ROB PARAVONIAN – CANON IN D
What's really funny about this tribute to the Nine Hundred Songs That Share The Same Chord Progression is that Rob Paravonian complains Pachelbel was a “one hit wonder” and then never released any more music. Okay, he released some, but not a hell of a lot – believe me, I checked. You see, as a musician I can genuinely relate to this song on a deep, personal level. The more you play covers in bars, the more you start to notice the patterns Paravonian pointed out: his montage barely scratched the surface. But for this reason, I'll admit I spent weeks sending this video to every musician I knew. They all agreed, predictably. So does Rob Paravonian really count as a guitar comic, or is he just another internet sensation that we'll never hear from again? Only time will tell – though I can wholeheartedly say I hope not everything he does from here on in consists of the same four chords.
BO BURNHAM – MY WHOLE FAMILY
Now this is the power of the internet at work. Bo Burnham is, quite literally, nobody – from nowhere. Until he discovers YouTube and starts posting hilariously tongue-in-cheek songs that give us an insider's look at a KKK Barbecue (“Cook Out”), provide an easy-to-understand explanation of mathematics that rivals Jonathan Coulton (“New Math”) and even invites us into a support group for Santa and Tony the Tiger, among others, to vent their frustrations (“Rehab for Fictional Characters”). It's genuinely pleasing to see a kid so young (he's 18) be as self-deprecating and honest even as he's making me giggle like one of his classmates – plus, he's a hell of a piano player. This might be the most controversial entry on this list, because Bo's stuff is very much an acquired taste, but thanks to the power of YouTube (twenty million hits to his page at last count) it looks like people the world over are jumping on that bandwagon. Now if only I could figure out how to make people's jokes about me into a six-figure salary – from the comfort of my freaking bedroom.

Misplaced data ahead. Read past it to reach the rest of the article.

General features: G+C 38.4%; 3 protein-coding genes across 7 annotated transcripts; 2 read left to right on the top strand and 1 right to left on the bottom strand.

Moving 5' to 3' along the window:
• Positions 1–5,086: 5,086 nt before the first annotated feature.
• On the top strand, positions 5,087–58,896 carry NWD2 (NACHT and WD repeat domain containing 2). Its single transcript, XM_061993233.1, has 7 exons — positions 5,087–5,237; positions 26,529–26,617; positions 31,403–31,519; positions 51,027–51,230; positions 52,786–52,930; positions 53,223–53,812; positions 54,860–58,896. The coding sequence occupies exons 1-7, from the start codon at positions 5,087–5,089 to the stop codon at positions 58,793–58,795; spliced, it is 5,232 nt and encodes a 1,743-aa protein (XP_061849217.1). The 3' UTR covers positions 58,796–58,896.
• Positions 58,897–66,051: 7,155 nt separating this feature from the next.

JON LAJOIE – EVERY DAY NORMAL GUY
I nearly forgot this guy, but thankfully my buddy Aizen called me on it before I sent this article to Van Der Sweet to be posted. By now everybody with an internet connection knows of Jon LaJoie, the visionary musician who brought us “Show Me Your Genitals”. The man's a poet on par with Cohen or Dylan – who else but a genius could bring us lines like “I can't have sex with your personality / and I can't put my penis in your college degree”? Okay, maybe he's not everybody's cup of tea, but you can't deny that the prepubescent in you giggles at his potty mouth and the disenfranchised adult in you genuinely relates to songs like Everyday Normal Guy. That's sort of the point, isn't it? Besides which, he scores high in two of the major selling categories on the Alex James scale of cool: he's Canadian, and he did a commercial espousing the benefits of Not Giving A Fuck. This man could be my soul mate.
So to all the aspiring comedians out there, I say this: yeah, you were cool for a while, but musicians are cooler – and now we're encroaching on your territory. Maybe Jay Leno should take up the tuba. Now that would be some funny shit.